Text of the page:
They found that “abundance of invertebrates decreased with increasing radiation,” concluding that “the ecological effects of radiation from Chernobyl on animals are greater than previously assumed.”
A more recent study undertaken in the exclusion zone and published in May 2012 by Prof. Mousseau and colleagues states that “there were considerably few pollinating insects in areas with high levels of radiation … (with) dramatic reductions in species richness and abundance of breeding birds….”
They cross-validated their measurements against reliable data from earlier Russian studies.
The accident at Chernobyl spread highly radioactive substances to regions as far away as Sweden, Britain and southern Germany. In fact, it was the largest release of radioactive material into the environment on record, about 400 times the amount released by the atom bomb dropped on Hiroshima.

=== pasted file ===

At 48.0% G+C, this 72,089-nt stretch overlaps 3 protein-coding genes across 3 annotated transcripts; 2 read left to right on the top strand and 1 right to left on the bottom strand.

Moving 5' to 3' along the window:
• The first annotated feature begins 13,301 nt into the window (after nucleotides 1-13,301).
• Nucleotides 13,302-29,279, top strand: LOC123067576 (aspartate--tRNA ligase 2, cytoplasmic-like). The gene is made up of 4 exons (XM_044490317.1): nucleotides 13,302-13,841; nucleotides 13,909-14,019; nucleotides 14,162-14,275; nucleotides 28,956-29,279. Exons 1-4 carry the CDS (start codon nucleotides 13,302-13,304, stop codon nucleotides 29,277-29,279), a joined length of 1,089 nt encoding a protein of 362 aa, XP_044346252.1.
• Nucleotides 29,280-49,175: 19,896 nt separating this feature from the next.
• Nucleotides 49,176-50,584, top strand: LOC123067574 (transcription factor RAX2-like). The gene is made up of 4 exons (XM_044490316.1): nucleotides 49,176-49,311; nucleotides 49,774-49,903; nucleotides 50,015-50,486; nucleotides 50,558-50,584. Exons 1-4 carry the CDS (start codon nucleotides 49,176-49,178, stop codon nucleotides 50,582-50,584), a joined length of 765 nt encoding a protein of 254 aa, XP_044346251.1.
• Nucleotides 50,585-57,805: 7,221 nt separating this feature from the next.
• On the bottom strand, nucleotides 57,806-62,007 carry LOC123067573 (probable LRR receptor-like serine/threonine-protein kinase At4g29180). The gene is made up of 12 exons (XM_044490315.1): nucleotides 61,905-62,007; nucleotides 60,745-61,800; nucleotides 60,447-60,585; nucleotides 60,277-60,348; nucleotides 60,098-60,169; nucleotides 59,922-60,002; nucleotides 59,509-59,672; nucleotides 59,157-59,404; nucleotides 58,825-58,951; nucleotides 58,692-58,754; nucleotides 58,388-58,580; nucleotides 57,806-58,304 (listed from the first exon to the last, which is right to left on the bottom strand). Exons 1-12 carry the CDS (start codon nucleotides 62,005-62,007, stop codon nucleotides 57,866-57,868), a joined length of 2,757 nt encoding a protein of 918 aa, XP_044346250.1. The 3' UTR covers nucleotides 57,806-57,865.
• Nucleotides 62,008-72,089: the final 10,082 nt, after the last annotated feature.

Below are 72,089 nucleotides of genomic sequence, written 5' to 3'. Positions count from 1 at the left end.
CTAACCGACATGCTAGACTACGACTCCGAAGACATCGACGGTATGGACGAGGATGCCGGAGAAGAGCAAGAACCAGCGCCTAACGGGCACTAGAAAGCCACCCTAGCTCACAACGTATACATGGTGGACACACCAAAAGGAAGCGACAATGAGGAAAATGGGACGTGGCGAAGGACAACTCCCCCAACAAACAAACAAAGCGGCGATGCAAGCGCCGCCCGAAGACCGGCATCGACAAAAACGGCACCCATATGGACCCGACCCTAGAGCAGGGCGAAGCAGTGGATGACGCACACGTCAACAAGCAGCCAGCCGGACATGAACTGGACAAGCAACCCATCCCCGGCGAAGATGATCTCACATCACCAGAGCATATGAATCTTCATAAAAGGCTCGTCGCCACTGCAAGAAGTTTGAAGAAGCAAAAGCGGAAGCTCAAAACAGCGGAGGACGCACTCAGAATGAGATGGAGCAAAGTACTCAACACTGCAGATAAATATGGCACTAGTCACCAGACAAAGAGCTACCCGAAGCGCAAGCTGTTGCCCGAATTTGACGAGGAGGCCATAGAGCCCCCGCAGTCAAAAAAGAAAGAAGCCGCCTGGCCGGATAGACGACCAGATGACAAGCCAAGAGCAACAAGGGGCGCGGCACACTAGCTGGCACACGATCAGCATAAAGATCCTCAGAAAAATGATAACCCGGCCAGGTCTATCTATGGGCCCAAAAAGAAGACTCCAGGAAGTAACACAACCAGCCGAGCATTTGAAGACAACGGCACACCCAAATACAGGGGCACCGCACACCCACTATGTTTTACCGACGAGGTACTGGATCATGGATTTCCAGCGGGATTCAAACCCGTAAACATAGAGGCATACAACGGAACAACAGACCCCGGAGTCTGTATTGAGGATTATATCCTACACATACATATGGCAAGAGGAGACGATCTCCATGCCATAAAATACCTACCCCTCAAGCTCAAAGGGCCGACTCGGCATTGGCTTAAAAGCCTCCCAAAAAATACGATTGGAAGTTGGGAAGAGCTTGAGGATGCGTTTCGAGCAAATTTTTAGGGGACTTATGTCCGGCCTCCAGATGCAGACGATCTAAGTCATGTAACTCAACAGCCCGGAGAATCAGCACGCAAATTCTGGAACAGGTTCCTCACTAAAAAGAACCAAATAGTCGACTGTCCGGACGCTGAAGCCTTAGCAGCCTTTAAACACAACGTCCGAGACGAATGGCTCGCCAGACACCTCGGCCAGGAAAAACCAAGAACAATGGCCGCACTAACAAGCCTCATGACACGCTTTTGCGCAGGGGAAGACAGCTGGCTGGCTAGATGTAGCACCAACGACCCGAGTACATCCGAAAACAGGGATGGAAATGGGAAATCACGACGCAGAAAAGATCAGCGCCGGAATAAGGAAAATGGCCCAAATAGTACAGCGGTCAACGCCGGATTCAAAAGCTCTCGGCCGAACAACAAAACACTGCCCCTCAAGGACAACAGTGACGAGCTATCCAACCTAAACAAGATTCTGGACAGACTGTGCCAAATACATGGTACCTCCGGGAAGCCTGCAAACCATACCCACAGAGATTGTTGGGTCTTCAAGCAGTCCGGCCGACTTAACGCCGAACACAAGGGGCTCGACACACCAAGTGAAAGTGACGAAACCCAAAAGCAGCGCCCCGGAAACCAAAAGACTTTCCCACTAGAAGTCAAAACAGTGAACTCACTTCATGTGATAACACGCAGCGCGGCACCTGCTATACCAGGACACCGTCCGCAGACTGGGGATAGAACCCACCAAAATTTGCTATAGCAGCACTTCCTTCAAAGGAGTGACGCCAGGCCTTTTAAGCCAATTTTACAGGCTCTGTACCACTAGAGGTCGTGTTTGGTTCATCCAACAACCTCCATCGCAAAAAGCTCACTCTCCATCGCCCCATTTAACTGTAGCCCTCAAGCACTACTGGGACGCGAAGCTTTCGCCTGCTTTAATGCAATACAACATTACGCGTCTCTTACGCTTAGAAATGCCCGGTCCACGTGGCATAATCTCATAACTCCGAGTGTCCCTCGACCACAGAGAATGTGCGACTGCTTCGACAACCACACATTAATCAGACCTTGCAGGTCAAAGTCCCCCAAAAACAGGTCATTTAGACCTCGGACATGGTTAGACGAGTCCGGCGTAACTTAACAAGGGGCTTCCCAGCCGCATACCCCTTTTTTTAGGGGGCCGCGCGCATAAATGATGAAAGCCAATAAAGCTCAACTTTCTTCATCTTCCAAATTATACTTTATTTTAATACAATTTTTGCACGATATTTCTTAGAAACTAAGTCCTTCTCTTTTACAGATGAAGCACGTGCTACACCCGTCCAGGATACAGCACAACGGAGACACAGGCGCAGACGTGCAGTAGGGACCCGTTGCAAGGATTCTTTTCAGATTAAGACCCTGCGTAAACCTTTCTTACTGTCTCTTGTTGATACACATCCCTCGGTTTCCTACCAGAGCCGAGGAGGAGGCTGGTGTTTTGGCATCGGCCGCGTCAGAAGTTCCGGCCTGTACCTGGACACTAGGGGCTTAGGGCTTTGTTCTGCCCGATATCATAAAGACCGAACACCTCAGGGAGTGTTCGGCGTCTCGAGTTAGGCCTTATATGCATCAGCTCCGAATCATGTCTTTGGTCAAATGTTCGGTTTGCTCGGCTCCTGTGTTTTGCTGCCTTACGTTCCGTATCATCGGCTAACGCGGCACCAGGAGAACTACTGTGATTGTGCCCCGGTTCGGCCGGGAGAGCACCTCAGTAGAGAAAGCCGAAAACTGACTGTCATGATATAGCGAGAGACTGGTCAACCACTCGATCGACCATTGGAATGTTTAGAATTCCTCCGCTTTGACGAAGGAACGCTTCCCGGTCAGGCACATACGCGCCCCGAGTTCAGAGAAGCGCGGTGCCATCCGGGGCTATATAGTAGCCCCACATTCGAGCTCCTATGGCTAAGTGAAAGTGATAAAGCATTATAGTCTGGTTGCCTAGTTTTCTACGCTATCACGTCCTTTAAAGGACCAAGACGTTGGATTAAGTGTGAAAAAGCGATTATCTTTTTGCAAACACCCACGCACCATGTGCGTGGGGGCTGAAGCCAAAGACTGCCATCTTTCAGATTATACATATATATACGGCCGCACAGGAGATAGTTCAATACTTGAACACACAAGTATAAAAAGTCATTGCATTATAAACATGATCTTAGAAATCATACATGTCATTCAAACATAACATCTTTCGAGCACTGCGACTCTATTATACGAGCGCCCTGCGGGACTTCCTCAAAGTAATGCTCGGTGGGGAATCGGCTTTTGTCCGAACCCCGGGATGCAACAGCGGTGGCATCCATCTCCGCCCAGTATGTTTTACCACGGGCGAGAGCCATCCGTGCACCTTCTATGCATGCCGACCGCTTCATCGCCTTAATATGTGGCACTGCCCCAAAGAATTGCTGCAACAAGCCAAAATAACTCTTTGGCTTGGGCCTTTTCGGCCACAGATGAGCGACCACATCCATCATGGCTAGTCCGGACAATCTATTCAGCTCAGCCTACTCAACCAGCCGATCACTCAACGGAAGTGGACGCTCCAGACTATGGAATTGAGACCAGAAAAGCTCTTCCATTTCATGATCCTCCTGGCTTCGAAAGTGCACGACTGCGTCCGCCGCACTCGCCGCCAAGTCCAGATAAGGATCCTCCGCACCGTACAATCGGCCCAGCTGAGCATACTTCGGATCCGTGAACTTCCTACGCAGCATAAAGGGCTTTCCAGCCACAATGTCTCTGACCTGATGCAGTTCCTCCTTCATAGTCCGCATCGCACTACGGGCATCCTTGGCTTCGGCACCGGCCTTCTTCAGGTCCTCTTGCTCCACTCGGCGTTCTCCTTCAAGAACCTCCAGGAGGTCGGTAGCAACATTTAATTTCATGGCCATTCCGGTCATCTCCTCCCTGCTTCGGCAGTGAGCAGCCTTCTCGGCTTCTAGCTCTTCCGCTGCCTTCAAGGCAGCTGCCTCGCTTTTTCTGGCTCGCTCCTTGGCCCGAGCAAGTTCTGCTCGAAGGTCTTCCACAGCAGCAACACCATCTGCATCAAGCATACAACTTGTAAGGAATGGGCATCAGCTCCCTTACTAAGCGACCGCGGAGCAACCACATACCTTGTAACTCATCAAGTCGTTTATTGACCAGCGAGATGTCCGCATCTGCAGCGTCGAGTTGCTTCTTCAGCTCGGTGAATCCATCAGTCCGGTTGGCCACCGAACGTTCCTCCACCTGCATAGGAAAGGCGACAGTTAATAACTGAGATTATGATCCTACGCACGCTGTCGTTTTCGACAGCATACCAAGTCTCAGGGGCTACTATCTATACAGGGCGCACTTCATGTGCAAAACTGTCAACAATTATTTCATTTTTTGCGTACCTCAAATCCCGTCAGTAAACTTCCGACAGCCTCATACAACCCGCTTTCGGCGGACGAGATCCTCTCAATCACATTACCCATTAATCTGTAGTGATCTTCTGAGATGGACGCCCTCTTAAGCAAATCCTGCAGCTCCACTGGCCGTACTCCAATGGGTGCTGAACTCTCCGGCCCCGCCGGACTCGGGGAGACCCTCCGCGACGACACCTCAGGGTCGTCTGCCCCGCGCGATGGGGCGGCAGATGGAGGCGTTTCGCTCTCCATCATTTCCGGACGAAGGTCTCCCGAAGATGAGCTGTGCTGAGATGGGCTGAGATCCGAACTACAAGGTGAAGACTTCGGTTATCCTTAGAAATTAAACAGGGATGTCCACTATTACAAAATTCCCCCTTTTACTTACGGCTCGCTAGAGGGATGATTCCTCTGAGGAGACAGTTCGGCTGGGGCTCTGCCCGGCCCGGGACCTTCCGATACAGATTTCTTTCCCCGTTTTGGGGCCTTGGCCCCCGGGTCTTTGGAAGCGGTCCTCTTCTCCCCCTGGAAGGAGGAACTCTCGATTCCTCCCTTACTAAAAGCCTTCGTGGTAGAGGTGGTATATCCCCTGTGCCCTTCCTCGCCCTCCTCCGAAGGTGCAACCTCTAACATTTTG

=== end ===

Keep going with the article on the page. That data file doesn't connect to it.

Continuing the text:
These studies constitute pioneering work, seeing as, according to Mousseau, “Surprisingly, there are few data on the abundance of animals in relation to radiation.”
What we do know is that the popular press, both in the Soviet and post-Soviet eras, created a “propaganda curtain” around factual information. The absence of data implied that as many animals were roaming freely in the exclusion zone as before the accident.
The Japanese media has been little better with Fukushima. They have tended to give this impression, too, to lighten the disastrous effects of the disaster at the Fukushima No. 1 nuclear power plant and dampen the cause of compensation to victims.
Even NHK gave this impression on a news item broadcasted last month. They reported that the number of feral wild boar has increased 4 or 5 times since March 2011. Well, if the wild boar are doing okay, then what’s the fuss?